an Exhibition of new works by
surrealist painter Shirley Clancy,
ceramicist Maria Chatzinikolaki and
raw rings by Salli Coppin
Opens saturday 14th January 2017 at 6 pm
continues until 11 february 2017
ALL WORKS ONLINE TO VIEW
"There is the dawn at the start of the day and then there is the dusk at the end.
These are the in-between times."
"These works represent the unknown & transitional phases of life from our very beginnings."
more works will be available in the exhibition that are not on the website at this point.
"Birth, life, death and everything in-between, before or after can be real only up to a certain subconscious level and according to our individual ability to interpret and understand".
Exhibitions- Now On
Three contemporary Western Australian Jewellers, inspired by their homelands.
BETHAMY LINTON + REI MINOHARA-STARKE + FATEMEH BOROUJENI.
Exhibition continues until 7th January 2017.
A fourth generation West Australian silversmith, Bethamy's interest in jewellery and metal object design began as a child during hours spent in the Linton family workshops with her grandfather, father and uncle. At 16, Bethamy started formally working with her father making silver flatware and restoring antiques, later seeking an apprenticeship in fine jewellery. More recently Bethamy has studied art, jewellery and object design both formally and informally.
Bethamy is currently an ongoing lecturer at the Central Institute of Technology, Perth in Advanced jewellery.
REI MINOHARA- STARKE -
Rei was born in Japan and currently lives and works in Perth.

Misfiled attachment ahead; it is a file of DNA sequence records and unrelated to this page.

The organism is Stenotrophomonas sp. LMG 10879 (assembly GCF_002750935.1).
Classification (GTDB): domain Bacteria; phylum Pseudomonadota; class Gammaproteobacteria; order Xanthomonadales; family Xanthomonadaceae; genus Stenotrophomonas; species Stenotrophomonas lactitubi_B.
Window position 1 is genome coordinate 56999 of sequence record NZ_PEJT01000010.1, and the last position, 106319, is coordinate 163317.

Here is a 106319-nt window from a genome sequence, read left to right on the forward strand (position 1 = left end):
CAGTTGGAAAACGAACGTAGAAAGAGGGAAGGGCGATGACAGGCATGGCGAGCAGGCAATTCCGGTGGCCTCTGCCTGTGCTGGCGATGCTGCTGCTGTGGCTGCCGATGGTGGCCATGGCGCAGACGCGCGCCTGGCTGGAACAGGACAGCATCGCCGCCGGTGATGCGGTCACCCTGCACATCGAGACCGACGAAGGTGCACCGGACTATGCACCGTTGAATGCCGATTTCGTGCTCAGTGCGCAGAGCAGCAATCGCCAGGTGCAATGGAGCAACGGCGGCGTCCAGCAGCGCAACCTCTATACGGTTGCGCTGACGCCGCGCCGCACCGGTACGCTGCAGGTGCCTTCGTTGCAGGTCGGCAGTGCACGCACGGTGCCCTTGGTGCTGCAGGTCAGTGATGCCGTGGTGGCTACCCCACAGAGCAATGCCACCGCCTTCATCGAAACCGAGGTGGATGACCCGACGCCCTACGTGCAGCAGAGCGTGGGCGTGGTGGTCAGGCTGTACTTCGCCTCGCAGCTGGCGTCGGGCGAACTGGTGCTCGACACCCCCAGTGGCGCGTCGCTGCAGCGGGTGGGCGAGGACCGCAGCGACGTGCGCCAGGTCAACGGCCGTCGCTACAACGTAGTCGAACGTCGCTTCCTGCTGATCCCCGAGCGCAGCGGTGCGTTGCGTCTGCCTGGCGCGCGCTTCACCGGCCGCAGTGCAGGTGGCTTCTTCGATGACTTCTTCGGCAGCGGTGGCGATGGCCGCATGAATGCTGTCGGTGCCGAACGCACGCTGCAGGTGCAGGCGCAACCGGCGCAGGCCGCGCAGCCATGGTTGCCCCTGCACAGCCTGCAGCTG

She graduated with a Bachelor of Science of Arts at Joshibi University of Art and Design in Tokyo.
Her discoveries and reflections of a different life in Australia have inspired her to design and create contemporary pieces that reflect that journey. Her work is drawn from stories, feelings and memories and inspired by the quiet beauty of the bush; its organic form, patterns and rhythm. She makes pieces using various metals to create subtle forms that reflect the space and light and shadows of the natural world. They reflect her origins in their simplicity, minimalism and detail and connect to the feeling of the simple and natural joy that inspires her. She is dedicated to making body adornments and objects for those who seek pieces of singular beauty.
'Each piece is my word without explanation. It will tell the story of the person who wears it.
FATEMEH BOROUJENI - MORE WORKS TO COME
Born in 1981 in Iran, Fatemeh is a contemporary artist and designer currently based in Australia. Originally trained as a painter at Tehran University, Boroujeni later pursued graduate studies in the applied arts and industrial design at Azad University (Bachelor of Industrial Design) and Curtin University (Master of Applied Design and Arts). Most recently she pursued an Advanced Diploma of Jewellery Design at the Central institute of Technology in Australia, exploring the realm of fine jewellery and wearable art. Boroujeni’s work often combines references to Persian design and patterns within her clean, elegant forms. Boroujeni’s cross-cultural background creates a contemporary dialogue in her work that draws from global influences and combines points of view in surprising ways.
MARGARET RIVER GALLERY AT KIDOGO ARTHOUSE
Bathers Beach, Fremantle
exploring new territories and new artists
11 November to 22 November
13 artists not represented in Perth or Fremantle but
represented by the Margaret River Gallery
come to Fremantle.
opening night on Friday 11 November 6- 8 pm
exhibition continues daily 10 am to 5 pm
until 23 November 2016.
this exhibition is now over and all artworks still available are on view at the margaret river gallery now back at our base in Margaret River.
cpme and visit us and discover our full stable of artists.
BY ALICE LINFORD FORTE & SALLI COPPIN
AN EXHIBITION OF large abstract PAINTINGS AND RAW metal and gem RINGS
ALICE LINFORD FORTE